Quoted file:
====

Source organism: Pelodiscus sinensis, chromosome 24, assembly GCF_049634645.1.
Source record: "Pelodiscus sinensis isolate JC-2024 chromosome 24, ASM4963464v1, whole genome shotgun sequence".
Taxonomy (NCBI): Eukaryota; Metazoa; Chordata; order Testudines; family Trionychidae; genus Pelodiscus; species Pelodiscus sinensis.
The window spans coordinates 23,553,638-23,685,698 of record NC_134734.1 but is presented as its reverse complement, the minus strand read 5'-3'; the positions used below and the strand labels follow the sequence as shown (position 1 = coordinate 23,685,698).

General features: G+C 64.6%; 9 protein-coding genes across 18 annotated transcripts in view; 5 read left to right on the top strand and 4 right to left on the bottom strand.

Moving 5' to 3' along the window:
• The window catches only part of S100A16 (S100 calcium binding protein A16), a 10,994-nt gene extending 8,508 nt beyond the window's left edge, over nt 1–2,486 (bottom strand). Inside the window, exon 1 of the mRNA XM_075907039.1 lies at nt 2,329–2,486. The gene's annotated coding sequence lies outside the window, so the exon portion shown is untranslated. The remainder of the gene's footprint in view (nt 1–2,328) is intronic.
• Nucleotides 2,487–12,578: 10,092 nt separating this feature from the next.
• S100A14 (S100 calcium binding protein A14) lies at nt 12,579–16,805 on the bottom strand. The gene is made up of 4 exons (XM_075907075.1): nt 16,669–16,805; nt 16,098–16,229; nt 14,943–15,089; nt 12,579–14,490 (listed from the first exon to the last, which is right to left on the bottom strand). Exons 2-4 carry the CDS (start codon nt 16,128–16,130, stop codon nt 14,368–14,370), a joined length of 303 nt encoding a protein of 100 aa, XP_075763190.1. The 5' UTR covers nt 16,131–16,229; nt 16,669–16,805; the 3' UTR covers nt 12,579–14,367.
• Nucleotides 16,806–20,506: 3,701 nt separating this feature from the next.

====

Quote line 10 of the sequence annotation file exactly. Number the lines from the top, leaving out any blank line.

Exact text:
• Nucleotides 16,806–20,506: 3,701 nt separating this feature from the next.